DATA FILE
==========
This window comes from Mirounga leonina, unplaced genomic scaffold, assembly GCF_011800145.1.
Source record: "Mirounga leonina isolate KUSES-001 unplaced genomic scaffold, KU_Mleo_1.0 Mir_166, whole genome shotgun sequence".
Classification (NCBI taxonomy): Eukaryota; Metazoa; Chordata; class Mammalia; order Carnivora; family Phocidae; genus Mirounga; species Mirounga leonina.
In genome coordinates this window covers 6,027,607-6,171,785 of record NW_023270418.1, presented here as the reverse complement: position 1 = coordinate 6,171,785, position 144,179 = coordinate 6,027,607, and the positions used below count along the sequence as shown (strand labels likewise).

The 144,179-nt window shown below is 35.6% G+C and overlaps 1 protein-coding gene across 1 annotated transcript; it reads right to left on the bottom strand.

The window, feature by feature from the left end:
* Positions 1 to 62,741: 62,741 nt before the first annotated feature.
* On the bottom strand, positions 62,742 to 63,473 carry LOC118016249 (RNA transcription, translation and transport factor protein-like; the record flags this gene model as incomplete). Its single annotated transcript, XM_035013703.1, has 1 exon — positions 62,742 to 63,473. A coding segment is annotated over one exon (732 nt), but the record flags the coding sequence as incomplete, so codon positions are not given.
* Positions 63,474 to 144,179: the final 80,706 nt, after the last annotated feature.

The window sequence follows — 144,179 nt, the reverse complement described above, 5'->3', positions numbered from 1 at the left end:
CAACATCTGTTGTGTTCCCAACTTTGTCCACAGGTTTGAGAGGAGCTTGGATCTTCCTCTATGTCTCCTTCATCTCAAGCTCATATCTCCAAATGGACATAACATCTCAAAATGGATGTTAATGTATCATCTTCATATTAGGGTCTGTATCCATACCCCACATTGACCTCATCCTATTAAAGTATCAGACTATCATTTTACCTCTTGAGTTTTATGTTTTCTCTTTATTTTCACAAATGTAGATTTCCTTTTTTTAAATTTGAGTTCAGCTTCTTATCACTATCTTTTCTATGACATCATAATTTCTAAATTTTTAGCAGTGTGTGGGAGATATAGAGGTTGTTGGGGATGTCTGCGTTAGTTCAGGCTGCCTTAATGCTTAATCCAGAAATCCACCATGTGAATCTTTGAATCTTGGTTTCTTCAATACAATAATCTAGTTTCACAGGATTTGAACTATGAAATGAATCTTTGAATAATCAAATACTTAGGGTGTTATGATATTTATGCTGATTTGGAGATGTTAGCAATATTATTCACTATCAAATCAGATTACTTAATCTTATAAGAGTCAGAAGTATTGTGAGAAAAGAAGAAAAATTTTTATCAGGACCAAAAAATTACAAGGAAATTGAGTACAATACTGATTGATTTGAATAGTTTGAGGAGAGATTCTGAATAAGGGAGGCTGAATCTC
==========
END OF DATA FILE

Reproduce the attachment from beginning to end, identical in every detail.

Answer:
This window comes from Mirounga leonina, unplaced genomic scaffold, assembly GCF_011800145.1.
Source record: "Mirounga leonina isolate KUSES-001 unplaced genomic scaffold, KU_Mleo_1.0 Mir_166, whole genome shotgun sequence".
Classification (NCBI taxonomy): Eukaryota; Metazoa; Chordata; class Mammalia; order Carnivora; family Phocidae; genus Mirounga; species Mirounga leonina.
In genome coordinates this window covers 6,027,607-6,171,785 of record NW_023270418.1, presented here as the reverse complement: position 1 = coordinate 6,171,785, position 144,179 = coordinate 6,027,607, and the positions used below count along the sequence as shown (strand labels likewise).

The 144,179-nt window shown below is 35.6% G+C and overlaps 1 protein-coding gene across 1 annotated transcript; it reads right to left on the bottom strand.

The window, feature by feature from the left end:
* Positions 1 to 62,741: 62,741 nt before the first annotated feature.
* On the bottom strand, positions 62,742 to 63,473 carry LOC118016249 (RNA transcription, translation and transport factor protein-like; the record flags this gene model as incomplete). Its single annotated transcript, XM_035013703.1, has 1 exon — positions 62,742 to 63,473. A coding segment is annotated over one exon (732 nt), but the record flags the coding sequence as incomplete, so codon positions are not given.
* Positions 63,474 to 144,179: the final 80,706 nt, after the last annotated feature.

The window sequence follows — 144,179 nt, the reverse complement described above, 5'->3', positions numbered from 1 at the left end:
CAACATCTGTTGTGTTCCCAACTTTGTCCACAGGTTTGAGAGGAGCTTGGATCTTCCTCTATGTCTCCTTCATCTCAAGCTCATATCTCCAAATGGACATAACATCTCAAAATGGATGTTAATGTATCATCTTCATATTAGGGTCTGTATCCATACCCCACATTGACCTCATCCTATTAAAGTATCAGACTATCATTTTACCTCTTGAGTTTTATGTTTTCTCTTTATTTTCACAAATGTAGATTTCCTTTTTTTAAATTTGAGTTCAGCTTCTTATCACTATCTTTTCTATGACATCATAATTTCTAAATTTTTAGCAGTGTGTGGGAGATATAGAGGTTGTTGGGGATGTCTGCGTTAGTTCAGGCTGCCTTAATGCTTAATCCAGAAATCCACCATGTGAATCTTTGAATCTTGGTTTCTTCAATACAATAATCTAGTTTCACAGGATTTGAACTATGAAATGAATCTTTGAATAATCAAATACTTAGGGTGTTATGATATTTATGCTGATTTGGAGATGTTAGCAATATTATTCACTATCAAATCAGATTACTTAATCTTATAAGAGTCAGAAGTATTGTGAGAAAAGAAGAAAAATTTTTATCAGGACCAAAAAATTACAAGGAAATTGAGTACAATACTGATTGATTTGAATAGTTTGAGGAGAGATTCTGAATAAGGGAGGCTGAATCTC